To explain what happens, Dr. Plass resorts to the familiar greenhouse analogy. The rays of the sun pass through the transparent glass, but the outgoing energy (heat) from the plants in the greenhouse cannot pass through. Heat is trapped in the greenhouse, with the result that is warmer inside than outside.
The atmosphere acts like the glass of a greenhouse. Solar radiation passes through to the earth readily enough, but the heat radiated by the earth is at least partly held back. That is why the earth’s surface is relatively warm. Carbon dioxide, water vapor and ozone all check radiation of heat.
Of the three gases that check radiation, carbon dioxide is especially important even though the atmosphere contains only 0.03% of it by volume. As the amount of carbon dioxide increases, the earth’s heat is more effectively trapped, so that the temperature rises.
All this was first brought to the attention of scientists by Tyndall in 1861. In his day the facilities for studying the atmosphere and measuring its temperature were crude. Today they are highly refined. According to Dr. Plass, the latest calculations indicate that if the carbon dioxide content of the earth were doubled the surface temperature would rise 3.6° C and that if the amount were reduced by half the surface temperature would fall 3.8° C.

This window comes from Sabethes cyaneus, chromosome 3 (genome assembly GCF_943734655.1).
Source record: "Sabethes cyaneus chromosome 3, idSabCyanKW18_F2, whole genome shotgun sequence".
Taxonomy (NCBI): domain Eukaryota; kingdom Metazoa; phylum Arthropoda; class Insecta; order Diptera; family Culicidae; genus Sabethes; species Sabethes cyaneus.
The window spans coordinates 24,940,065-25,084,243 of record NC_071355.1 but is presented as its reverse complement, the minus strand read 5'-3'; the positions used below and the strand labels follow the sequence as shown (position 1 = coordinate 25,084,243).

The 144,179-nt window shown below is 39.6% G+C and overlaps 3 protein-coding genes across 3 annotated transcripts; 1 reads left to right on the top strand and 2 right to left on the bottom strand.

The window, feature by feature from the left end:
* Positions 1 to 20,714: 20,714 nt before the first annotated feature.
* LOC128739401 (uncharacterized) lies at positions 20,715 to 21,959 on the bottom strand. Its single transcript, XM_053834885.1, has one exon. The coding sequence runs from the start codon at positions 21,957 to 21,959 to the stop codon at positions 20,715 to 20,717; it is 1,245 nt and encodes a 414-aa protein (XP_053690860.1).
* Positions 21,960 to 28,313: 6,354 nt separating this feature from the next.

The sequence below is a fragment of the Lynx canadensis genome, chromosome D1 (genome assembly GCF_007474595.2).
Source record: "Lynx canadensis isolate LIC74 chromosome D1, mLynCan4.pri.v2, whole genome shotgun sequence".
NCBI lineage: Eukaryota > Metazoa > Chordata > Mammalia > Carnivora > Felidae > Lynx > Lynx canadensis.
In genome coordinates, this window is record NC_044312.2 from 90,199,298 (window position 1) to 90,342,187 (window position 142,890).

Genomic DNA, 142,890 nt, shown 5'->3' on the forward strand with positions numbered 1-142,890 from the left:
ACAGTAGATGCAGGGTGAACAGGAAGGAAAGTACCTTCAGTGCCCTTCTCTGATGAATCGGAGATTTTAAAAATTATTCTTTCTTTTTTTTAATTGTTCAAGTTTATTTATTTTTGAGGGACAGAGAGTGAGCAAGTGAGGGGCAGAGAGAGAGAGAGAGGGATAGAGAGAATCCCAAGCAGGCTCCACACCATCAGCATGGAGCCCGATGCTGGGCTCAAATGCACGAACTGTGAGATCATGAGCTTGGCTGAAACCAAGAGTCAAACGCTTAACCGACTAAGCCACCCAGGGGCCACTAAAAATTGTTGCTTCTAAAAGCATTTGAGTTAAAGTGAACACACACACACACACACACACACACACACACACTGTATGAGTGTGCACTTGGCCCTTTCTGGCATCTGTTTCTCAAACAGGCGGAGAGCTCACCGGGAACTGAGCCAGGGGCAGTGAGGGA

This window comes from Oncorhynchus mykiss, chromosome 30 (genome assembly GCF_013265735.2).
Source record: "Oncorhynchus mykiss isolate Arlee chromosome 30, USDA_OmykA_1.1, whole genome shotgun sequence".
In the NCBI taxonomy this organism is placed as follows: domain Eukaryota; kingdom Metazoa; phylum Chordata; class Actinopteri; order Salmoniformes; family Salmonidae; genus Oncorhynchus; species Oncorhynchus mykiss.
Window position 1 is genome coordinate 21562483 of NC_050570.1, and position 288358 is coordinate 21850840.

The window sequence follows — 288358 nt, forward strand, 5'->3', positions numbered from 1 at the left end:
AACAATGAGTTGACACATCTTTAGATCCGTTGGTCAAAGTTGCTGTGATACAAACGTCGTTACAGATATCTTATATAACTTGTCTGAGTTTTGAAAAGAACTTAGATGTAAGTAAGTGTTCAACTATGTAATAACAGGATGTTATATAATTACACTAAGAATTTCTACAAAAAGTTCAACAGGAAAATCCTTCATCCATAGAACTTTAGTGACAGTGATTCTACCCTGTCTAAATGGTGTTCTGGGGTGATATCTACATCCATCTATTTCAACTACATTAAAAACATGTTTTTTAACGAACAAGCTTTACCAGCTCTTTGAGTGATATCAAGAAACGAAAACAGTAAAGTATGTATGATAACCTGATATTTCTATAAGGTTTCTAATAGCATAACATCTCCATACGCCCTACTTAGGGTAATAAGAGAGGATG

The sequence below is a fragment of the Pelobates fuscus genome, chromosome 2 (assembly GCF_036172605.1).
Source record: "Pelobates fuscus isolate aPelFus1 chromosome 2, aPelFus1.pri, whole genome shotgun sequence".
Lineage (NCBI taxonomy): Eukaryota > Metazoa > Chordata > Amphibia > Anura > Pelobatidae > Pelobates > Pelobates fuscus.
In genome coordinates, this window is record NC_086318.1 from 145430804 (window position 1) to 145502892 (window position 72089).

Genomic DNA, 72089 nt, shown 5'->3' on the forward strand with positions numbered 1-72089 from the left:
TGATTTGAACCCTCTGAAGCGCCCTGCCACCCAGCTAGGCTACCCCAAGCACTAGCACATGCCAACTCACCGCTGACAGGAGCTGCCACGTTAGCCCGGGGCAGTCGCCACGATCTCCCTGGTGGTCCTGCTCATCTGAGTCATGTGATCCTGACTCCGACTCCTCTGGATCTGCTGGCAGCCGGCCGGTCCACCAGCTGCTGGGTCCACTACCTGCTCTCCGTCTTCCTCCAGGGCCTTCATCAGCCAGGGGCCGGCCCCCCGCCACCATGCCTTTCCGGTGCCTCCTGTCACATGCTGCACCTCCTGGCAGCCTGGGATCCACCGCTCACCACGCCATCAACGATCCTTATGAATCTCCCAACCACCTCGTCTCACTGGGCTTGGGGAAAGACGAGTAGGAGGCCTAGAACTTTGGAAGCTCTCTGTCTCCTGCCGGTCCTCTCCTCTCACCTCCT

Such a comparatively small fluctuation seems of no importance. Nevertheless it can bring about striking changes in climate. If the average temperature should fall only a few degrees centigrade, glaciers would cover a large part of the earth’s surface. Similarly a rise in the average temperature of only 4° C would convert the polar regions into tropical deserts and jungles, with tigers roaming about and gaudy parrots squawking in the trees.
Dr. Plass examines the various factors that enter into what is called the “carbon dioxide balance,” including the exchange of carbon dioxide between the oceans and the atmosphere. That balance must be preserved. Photosynthesis (the process whereby plants with the aid of sunlight assimilate carbon dioxide to produce sugars and starches) causes a large loss of carbon dioxide, but the balance is restored by processes of respiration and decay of plants and animals.